If Zefer happens to stumble, the company can quietly tweak its business plan behind closed doors. Public players aren't as fortunate. Just ask Web integrator iXL or application service providers like Breakaway Solutions and Interliant. All three companies recently overhauled their business plans and announced layoffs because of Q3 earnings warnings.

Such public missteps can trigger panic within the ranks and extensive staff departures. At a private firm, you don't have to calm down staff or try to prevent them from leaving when their options are under water. "Options are real attractive when your [company's] stock price is going up," says Richards. "But when it goes down, keeping focused is hard. I don't have to worry about that."

Adds Nervewire's Schoonmaker, "We avoid the huge distractions that come with being public. [We] can focus more clearly on the real priorities and not get hung up with impressing the public, which doesn't understand your business as well as [we] do."

Of course, privately held companies face their own set of challenges. Instead of raising money on the open market, they have to find alternative funding from venture capitalists (VCs), angel investors, vendors or partners. The process can be a grueling, full-time job. And VCs tend to become more selective in their investments during a Wall Street downturn.

Still, there's money to be had. Adam Lilling, CEO of e-commerce site developer Pazanga, says strategic partners may be the best source of funding in the current market. Pazanga recently received an investment from one of its key customers, Virgin Entertainment Group's Virgin Megastore Online.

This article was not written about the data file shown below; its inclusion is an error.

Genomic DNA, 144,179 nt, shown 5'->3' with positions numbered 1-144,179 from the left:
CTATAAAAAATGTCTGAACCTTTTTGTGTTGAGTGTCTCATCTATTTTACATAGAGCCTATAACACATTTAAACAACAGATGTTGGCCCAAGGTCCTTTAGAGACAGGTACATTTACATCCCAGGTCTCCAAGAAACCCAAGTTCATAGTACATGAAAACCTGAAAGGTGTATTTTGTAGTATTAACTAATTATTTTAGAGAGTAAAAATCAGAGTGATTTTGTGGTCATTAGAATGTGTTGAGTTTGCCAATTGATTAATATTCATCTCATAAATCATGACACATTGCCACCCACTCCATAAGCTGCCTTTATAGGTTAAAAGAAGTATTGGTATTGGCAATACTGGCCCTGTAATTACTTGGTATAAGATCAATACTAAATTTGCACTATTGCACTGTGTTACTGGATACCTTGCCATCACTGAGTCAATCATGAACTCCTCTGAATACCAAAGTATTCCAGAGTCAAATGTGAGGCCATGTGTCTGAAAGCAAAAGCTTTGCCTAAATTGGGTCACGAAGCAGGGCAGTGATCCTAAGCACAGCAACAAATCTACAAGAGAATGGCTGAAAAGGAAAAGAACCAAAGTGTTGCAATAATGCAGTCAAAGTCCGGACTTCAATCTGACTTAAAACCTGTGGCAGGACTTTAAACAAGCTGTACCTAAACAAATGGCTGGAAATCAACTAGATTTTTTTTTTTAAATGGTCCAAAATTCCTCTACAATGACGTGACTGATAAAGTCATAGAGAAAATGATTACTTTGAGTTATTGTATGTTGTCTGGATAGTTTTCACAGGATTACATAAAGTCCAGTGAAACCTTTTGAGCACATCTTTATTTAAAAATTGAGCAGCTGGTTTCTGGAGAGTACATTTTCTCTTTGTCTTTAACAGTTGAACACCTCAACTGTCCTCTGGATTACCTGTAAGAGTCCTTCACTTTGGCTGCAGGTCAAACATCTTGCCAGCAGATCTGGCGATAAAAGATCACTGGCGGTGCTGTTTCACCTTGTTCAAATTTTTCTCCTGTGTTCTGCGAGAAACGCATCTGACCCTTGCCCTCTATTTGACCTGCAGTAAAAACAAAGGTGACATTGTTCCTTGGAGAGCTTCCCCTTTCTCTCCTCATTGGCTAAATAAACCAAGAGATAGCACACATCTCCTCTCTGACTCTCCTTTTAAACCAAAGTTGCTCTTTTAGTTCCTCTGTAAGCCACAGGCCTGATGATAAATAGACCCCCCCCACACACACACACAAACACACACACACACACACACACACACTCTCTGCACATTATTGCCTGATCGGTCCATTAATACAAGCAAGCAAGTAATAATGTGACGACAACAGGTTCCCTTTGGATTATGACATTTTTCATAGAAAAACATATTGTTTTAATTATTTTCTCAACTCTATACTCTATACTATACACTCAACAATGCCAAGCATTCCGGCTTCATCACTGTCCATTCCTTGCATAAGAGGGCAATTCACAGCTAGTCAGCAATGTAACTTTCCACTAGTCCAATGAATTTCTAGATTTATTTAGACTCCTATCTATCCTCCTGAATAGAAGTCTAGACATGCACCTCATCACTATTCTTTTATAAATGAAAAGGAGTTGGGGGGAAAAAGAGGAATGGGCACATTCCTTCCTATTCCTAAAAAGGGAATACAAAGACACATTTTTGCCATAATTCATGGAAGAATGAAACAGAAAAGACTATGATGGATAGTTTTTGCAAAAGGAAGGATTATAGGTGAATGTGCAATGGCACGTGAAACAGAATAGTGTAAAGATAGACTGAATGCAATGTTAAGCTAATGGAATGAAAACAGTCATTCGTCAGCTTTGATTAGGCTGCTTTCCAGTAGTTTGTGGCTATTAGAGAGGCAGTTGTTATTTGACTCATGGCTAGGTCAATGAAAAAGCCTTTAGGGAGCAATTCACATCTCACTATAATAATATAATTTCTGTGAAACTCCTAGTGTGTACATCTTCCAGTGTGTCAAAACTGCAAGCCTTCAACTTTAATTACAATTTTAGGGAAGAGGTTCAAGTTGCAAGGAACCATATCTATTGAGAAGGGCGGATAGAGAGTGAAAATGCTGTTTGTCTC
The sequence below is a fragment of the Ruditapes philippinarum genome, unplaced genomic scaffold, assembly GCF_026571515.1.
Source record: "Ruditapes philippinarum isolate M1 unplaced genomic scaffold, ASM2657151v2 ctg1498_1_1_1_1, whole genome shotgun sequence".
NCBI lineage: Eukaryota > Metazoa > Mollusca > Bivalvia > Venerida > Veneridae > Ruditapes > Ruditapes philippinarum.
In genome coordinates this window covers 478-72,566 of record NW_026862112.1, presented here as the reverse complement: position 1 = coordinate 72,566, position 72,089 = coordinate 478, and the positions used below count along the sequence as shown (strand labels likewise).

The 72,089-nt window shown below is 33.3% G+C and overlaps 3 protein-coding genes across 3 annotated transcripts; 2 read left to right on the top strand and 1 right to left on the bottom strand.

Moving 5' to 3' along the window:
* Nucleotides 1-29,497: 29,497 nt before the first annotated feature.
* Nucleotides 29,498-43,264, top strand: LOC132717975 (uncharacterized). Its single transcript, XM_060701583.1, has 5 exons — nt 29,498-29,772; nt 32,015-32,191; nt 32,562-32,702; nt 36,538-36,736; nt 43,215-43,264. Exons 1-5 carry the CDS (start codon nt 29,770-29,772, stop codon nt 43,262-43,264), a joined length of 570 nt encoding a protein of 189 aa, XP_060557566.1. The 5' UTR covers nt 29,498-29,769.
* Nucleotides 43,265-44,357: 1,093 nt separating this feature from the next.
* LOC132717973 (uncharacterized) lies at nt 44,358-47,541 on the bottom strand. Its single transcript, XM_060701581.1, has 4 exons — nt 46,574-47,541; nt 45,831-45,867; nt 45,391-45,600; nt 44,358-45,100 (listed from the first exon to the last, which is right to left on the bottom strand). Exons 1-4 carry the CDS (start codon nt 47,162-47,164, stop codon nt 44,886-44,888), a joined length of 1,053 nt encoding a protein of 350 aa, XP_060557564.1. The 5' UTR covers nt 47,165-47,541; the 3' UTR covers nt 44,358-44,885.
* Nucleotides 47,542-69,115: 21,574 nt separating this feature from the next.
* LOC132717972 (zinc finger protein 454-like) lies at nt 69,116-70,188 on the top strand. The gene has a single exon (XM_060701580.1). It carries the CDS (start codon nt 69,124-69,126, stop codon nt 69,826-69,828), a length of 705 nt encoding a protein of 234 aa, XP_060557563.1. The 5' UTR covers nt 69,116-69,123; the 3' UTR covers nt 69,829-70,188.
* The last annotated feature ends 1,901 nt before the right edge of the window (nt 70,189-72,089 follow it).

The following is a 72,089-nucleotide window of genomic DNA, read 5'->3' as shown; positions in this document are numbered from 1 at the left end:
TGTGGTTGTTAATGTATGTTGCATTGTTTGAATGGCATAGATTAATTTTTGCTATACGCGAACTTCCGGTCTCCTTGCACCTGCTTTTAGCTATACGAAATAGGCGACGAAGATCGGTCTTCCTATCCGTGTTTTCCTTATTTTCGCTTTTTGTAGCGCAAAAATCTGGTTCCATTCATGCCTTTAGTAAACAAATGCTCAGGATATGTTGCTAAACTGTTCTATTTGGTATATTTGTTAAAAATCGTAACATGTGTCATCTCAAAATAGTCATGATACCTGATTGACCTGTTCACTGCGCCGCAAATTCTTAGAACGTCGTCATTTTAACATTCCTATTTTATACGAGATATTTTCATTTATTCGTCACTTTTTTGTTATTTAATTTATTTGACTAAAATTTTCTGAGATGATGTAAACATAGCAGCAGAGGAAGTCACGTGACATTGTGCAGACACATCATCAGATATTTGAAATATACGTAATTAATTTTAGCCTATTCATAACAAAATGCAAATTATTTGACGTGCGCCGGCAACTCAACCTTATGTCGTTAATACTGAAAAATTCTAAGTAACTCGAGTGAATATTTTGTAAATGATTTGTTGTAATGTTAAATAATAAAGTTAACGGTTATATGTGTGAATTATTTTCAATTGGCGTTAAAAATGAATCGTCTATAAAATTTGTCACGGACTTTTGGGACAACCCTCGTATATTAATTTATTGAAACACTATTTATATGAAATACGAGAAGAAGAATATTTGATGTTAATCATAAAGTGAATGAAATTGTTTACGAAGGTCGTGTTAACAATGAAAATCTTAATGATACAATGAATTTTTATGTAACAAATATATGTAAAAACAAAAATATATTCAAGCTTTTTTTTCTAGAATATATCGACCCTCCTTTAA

Other companies are finding money from more traditional investors. E2i, which specializes in integrating new and old economic models, recently received $22 million in first-round funding. Morgan Stanley is among its backers.

"Being private enables us to develop our process methodologies and scale our business without the pressures [from public investors]," says E2i marketing director Susan Miranda. "Issues like low utilization and pricing are going to slam the publicly held integrators and Web developers. We've got the time and the freedom to put our strategy in place and build our culture, before we go out with a big splash into the market."

Meanwhile, other private companies also are lining up funding. Agiliti, for one, is working on its third round of private funding. The company expects this round to surpass the $16.5 million that Agiliti raised in round two.

"Money is still in the market, but the folks doling it out are being more careful," says NetNumina's Richards. "Investors want to see profits or a demonstrated way to get them. If I want to raise $20 million in private money, I have to sell a lot more of the company to do that."

Still, consulting firms won't take money from just anyone. Many companies are looking for VCs that display market patience. Stonebridge, for one, says its VCs--Arlington Capital and William E. Simon & Sons--are willing to wait three to five years for the consulting firm to go public, if that's what it takes.

Time is one luxury that publicly held consulting firms don't have right now.

By Mark Mehler, John Moore, Bernice Napach and Joseph C. Panettieri.